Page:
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Psycho-Political Aspects of Suicide Warriors, Terrorism and Martyrdom: A Critical View From "Both Sides" in Regard to Cause and Cure

NCJ Number
Jamshid A. Marvasti M.D.
Date Published
371 pages
This book addresses the factors that breed the violent tactics of terrorists, notably suicide bombers, and counterterrorists, with a view toward reducing violence and using constructive methods for addressing the traumatized victims of violent tactics by either those labeled as terrorists or those who perceive themselves as fighters of terrorism.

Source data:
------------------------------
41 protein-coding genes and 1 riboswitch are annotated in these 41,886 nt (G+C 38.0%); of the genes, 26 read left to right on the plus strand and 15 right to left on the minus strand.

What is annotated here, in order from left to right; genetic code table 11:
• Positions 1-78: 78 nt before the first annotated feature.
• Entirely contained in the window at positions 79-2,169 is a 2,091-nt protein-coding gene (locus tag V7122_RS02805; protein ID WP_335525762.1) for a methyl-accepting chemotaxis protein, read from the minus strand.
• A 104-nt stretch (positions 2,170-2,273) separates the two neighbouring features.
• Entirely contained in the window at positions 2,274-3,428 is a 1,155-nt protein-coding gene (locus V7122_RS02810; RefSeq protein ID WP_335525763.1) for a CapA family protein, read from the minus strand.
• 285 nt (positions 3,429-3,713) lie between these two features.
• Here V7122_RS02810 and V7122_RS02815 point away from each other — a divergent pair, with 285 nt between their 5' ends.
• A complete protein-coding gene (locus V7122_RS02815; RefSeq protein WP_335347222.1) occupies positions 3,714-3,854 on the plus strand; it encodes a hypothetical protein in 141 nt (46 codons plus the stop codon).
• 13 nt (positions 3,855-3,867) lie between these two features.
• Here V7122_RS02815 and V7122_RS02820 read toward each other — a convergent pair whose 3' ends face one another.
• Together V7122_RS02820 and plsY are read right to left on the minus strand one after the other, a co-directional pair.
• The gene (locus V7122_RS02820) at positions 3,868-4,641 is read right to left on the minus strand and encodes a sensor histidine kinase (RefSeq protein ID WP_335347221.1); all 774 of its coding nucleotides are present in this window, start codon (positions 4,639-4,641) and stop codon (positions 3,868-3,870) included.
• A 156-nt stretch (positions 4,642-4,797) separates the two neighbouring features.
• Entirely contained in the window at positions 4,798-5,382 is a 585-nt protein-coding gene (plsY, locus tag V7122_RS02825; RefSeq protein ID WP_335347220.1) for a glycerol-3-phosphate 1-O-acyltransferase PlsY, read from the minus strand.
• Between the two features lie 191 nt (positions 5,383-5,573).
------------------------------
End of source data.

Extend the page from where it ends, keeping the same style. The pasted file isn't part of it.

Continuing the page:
The contributors to this volume--which include social workers, a forensic psychiatrist, a medical psychiatrist, a doctor in cultural anthropology and psychology, an anthropologist with a human rights focus, and a professor of journalism--identify and assess the various factors that shape terrorist rationales and tactics, notably suicide bombing and martyrdom, as well as violent and oppressive responses by nations that have been targeted by terrorists. Media responses to and interpretations of these tactics are also addressed. The main theme of the book is that violence breeds violence, which causes trauma in the victims of violence, along with a deterioration in civil and human rights. Among the issues discussed is the debate over definitions of suicide bombers/warriors, terrorism, and martyrdom; why "ordinary people" become suicide bombers and participants in war and terrorism; the trauma of terrorism and political violence for civilians and its diagnosis and treatment; and homegrown "worriers" and “warriors” among Muslims in Europe and the United States. Other chapters address the psychological characteristics of suicide bombers; suicide and self-destructive behaviors in the clinical population; violent counterterrorist tactics that breed responsive violence and discontent; and the need for a psychosocial and nonmilitary response to violence. Also discussed are the psycho-political impact of terrorism on Western leaders whose nations have experienced terrorist attacks. Two chapters focus on the dynamics of the Israeli-Palestinian conflict, and other chapters discuss female perpetrators and victims of violence and the treatment of acute trauma that results from violence. Chapter references and a subject index